YOU ARE HERE: LAT HomeCollections


Exploring England's Bath and Ancient Mythic Sites : Historic city is a great base for traveling to Stonehenge, Avebury and Glastonbury.

September 05, 1993|LUCY IZON

BATH, England — In addition to experiencing this city's own fascinating history, budget travelers can use Bath as a base for exploring some of Great Britain's most mysterious sites.

Bath flourished from the 1st to the 5th centuries, after the Romans discovered natural hot springs and built an elaborate complex of baths over the site. The remains of those baths are in excellent condition and open to the public to view. Bath became popular again during the 18th Century when London high society deemed it "fashionable" and supported its development into an architectural showpiece.

BritRail Pass holders will find train service from London to Bath both fast and convenient. About 25 trains a day depart London's Paddington Station and cover this route in less than 90 minutes. By bus, the trip can be made from London's Victoria Station in about three hours, for about $7.65.

Bath is on the route of the Slow Coach budget bus service, which travels a circular, 932-mile route around Britain, stopping at key youth hostels. The full-circle fare, which allows travelers two months to complete their journey, is $107. Tickets are sold at YHA Travel, 14 Southampton St., London.

In the center of the city is the Abbey, site of the crowning (in AD 973) of Edgar, generally considered to be the first King of England. Admission is free. Entrance to the adjacent Roman Baths and Museum costs a hefty $6.20, and there are no student or youth discounts; but outside the museum entrance, a sign announces times when free walking tours are offered by the Mayor's Corps of Honorary Guides. These tours operate May to October, daily except Saturdays.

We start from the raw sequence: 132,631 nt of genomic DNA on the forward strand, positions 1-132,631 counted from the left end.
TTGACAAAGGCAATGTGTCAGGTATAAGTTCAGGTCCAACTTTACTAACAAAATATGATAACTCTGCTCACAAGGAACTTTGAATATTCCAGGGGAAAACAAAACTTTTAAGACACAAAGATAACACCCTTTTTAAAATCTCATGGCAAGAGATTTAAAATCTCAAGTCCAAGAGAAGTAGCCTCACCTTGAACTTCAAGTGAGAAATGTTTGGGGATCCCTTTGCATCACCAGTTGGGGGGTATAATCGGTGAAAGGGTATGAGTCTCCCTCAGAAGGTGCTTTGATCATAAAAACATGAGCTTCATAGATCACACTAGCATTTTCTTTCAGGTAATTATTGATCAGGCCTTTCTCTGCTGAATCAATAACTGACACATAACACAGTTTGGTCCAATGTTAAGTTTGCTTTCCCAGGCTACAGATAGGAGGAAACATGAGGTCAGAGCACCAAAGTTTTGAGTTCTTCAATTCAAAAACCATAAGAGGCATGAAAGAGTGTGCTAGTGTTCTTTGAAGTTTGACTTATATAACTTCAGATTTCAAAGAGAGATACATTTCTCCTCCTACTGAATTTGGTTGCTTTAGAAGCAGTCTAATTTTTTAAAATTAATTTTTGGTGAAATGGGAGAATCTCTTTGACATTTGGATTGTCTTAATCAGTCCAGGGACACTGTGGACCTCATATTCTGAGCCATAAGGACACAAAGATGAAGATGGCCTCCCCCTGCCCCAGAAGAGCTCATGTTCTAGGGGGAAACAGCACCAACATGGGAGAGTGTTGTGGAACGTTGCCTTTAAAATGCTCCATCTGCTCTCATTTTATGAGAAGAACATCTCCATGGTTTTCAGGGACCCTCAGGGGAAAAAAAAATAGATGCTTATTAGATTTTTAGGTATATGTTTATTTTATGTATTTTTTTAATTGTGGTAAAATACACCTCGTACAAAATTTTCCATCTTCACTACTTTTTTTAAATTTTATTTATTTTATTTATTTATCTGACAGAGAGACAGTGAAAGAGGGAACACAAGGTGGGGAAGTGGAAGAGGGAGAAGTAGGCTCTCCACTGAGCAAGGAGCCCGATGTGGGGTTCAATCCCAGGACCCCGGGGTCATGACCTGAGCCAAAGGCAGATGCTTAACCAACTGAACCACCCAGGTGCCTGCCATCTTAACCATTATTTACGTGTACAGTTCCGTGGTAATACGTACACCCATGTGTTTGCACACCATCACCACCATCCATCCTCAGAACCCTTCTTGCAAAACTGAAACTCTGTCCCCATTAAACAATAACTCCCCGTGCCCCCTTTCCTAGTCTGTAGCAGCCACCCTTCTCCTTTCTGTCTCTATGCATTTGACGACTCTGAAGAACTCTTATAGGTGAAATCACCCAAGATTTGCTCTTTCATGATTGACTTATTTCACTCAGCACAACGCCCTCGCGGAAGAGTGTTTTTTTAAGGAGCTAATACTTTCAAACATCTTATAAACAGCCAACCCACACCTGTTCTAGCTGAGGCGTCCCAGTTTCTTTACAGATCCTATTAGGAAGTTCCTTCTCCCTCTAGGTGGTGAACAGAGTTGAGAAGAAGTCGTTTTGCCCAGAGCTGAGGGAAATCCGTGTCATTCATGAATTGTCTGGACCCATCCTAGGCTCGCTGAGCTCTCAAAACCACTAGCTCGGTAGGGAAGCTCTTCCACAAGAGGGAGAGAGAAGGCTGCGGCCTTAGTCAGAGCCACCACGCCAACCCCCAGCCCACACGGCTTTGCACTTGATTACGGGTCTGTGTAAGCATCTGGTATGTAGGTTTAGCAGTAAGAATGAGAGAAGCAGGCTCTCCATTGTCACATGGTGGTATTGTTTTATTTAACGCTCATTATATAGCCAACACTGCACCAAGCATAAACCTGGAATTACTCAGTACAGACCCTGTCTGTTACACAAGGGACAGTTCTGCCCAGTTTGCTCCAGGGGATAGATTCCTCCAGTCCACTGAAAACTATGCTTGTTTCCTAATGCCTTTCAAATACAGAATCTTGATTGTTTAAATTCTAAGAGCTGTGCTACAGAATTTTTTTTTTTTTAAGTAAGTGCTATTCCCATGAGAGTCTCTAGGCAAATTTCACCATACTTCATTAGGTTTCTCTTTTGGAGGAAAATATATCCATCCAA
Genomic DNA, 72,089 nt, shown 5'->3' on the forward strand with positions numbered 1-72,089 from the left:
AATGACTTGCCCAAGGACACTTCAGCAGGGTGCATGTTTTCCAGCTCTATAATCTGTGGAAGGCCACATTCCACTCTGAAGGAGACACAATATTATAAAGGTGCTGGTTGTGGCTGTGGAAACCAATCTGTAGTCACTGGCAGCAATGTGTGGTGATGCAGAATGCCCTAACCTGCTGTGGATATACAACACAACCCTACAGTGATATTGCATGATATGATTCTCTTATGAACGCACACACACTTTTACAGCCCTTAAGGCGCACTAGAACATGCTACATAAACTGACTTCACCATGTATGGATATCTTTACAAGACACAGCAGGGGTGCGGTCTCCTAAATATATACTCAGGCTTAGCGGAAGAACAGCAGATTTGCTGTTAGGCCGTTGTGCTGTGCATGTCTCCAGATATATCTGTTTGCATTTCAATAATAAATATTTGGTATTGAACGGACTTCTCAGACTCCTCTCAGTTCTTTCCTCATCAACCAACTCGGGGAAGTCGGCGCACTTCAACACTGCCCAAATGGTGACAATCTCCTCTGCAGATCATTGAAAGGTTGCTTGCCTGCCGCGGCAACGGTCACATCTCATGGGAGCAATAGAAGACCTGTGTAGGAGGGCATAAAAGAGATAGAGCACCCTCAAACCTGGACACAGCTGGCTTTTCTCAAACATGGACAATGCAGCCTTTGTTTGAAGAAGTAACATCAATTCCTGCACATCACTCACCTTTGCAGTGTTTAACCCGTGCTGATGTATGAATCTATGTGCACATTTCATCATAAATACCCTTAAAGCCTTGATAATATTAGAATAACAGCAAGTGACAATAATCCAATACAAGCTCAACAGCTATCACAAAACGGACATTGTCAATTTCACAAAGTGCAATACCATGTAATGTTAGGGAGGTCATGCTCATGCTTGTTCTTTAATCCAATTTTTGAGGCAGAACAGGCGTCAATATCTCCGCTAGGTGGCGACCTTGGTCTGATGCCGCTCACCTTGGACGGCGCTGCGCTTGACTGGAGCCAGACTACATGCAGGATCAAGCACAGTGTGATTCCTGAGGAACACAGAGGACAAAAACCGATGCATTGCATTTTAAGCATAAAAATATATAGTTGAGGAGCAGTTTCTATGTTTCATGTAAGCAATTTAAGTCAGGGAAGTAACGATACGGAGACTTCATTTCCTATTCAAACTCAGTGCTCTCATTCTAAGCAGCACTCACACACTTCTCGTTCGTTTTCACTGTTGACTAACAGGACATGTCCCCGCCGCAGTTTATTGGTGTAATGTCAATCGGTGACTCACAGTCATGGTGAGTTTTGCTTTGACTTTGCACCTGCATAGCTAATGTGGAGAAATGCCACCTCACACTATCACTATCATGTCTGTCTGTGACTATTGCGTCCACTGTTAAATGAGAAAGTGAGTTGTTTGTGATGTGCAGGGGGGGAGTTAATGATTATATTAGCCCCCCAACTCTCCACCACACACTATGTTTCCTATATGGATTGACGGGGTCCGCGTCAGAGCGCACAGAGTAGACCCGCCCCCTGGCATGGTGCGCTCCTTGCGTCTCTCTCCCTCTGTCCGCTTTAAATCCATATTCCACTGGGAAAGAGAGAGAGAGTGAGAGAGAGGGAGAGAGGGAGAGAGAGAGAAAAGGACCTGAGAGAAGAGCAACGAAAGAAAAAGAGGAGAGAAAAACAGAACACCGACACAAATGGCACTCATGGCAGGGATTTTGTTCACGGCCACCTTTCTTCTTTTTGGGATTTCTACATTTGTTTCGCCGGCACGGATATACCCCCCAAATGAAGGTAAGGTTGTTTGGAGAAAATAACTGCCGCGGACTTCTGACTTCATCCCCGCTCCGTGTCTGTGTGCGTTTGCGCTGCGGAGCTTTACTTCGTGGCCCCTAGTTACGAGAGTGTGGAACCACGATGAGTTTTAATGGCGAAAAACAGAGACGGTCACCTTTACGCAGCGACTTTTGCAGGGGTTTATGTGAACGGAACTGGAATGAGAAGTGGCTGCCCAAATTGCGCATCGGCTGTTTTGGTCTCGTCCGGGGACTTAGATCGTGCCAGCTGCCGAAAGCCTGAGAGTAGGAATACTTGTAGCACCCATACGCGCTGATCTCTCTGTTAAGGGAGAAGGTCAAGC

For $1.25, the No. 18 bus will take you from the central bus terminal about a mile up Bathwick Hill to the Bath Youth Hostel. Here, in a former private mansion, 161 beds are available in dormitory rooms for $13 per person, per night. The hostel also offers currency exchange, a cafe, kitchen, laundry and tickets for regional transportation, plus local tours.

Mad Max Tours takes travelers from the hostel on full-day minibus tours to two of Britain's most mysterious sites: Stonehenge and the Avebury Stone Circle. Tours are priced at $15.50 every Monday, Wednesday and Friday.

Both Stonehenge and Avebury are World Heritage sites. Stonehenge, a monument comprised of a circle of giant stones, was created for some unknown purpose about 5,000 years ago. Equally as mysterious are the stone circles which encompass the tiny village of Avebury, covering an area 16 times as large as Stonehenge.

In addition, it's only about a two-hour trip by bus ($6) from Bath to Glastonbury, a small village steeped in legend.

In ancient times, this area is believed to have been an island in the center of marshland. One legend identifies it as the location of the mythical site of Avalon. Legend also claims that the bodies of King Arthur and Queen Guinevere were found in the Glastonbury Abbey cemetery in the 12th Century, and re-buried in front of the High Altar in the Abbey ruins.

Another legend of the area is that Joseph of Arimathea landed here and buried the chalice used at the Last Supper under the waters of a spring, by the slopes of a large mound known today as the Glastonbury Tor. Joseph is also said to have thrust his staff into the ground on a nearby hill, and it took root and grew into a thorn tree, descendants of which still bloom at Christmas.

For overnight stays in Glastonbury, travelers can choose between the closest youth hostel, three miles away in the village of Street, or bed and breakfast accommodations, which can be reserved at the Glastonbury Tourism Information Office.

Los Angeles Times Articles